In all fairness, I would give this one a 3.5 if I could. I love Downton Abbey so when I noticed the byline, "If you love Downton Abbey..." Well, with a start like that, this was obviously written for me! Initially I flew through the pages, drawn in by ghost stories and mysterious burglars. Alas, the honeymoon only lasted about halfway through. Catherine Bailey does an outstanding job of setting the scene. Through extensive research and notable authorial talent Bailey tells a story that could almost be fiction. It is no fault of the author's that I lost interest. Truthfully, the mysteries in the story weren't as mysterious as I hoped they would be. Each revelation is built up with a good and proper amount of suspense and then...you find out what's behind it and it's a bit of a let down. In the beginning there are a few ghost stories, tales passed down through the housekeeping staff, that I hoped to hear more of. No such luck. There's also a gripping section about a burglar trespassing in the secret rooms but sadly, there's very little more to that story either. Despite that, I would have ended the tale with a higher opinion if the middle didn't slow the pace so dramatically. It gets lengthy and repetitive through that bit. The family's struggle over John's participation in WWI requires the imparting of a number of duplicitous maneuverings that are very similar in nature and so have the effect of the same song on repeat.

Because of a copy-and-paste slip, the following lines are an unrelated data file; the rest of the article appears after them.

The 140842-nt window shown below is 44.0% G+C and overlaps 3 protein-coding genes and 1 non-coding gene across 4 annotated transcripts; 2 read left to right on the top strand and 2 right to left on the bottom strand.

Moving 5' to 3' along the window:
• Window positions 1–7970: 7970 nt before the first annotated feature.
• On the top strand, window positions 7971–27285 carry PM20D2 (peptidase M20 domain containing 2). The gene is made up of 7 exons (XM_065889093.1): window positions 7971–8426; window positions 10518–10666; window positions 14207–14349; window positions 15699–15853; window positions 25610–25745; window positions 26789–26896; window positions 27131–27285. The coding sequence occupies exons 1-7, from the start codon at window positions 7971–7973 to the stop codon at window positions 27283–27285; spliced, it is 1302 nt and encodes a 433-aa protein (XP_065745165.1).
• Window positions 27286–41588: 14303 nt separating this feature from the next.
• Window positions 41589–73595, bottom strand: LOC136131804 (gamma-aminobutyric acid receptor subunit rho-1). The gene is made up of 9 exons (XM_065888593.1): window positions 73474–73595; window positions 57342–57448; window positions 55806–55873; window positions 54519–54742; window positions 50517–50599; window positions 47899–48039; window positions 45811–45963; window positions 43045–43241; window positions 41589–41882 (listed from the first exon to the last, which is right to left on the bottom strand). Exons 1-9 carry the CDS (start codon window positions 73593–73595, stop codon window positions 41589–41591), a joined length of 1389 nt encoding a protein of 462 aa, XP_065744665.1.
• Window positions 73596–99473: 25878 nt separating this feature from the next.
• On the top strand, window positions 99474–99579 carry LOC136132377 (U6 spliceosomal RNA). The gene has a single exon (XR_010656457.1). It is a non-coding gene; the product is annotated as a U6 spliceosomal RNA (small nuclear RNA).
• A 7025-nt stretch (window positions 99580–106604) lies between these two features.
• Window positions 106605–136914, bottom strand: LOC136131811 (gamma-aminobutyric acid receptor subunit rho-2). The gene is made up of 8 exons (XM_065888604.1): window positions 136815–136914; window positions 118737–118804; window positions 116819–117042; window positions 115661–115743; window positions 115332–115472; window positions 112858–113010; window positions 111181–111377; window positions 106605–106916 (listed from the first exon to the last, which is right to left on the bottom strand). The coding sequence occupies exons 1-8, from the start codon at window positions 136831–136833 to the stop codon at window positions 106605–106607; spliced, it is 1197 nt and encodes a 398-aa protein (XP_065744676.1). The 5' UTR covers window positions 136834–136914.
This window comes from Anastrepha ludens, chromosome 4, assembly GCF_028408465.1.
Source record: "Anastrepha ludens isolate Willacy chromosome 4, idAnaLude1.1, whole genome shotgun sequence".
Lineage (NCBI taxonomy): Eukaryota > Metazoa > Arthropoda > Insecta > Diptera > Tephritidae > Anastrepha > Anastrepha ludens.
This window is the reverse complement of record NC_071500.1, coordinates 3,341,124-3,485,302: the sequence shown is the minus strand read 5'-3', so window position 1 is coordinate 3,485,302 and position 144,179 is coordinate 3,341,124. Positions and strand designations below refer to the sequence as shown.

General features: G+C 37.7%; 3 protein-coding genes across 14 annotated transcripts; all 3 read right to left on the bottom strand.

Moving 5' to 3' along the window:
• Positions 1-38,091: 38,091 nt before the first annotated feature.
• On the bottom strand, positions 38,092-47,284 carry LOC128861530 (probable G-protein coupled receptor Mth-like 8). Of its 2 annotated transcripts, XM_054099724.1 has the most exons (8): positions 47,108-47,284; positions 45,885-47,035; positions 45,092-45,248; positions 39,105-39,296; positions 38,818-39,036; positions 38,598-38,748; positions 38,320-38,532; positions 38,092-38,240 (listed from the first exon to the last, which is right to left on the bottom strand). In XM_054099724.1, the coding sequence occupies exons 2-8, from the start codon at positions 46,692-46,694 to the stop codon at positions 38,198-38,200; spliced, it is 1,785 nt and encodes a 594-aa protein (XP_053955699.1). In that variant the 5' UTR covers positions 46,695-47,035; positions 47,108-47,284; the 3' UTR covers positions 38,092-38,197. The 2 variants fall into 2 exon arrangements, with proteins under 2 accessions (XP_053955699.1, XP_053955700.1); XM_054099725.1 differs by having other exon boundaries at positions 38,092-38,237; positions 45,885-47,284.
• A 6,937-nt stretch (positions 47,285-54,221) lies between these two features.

You will find an official plot line description at: https://www.goodreads.com/book/show/16046229-the-secret-rooms?from_search=true.

Wednesday, January 15, 2014

Hammered by Kevin Hearne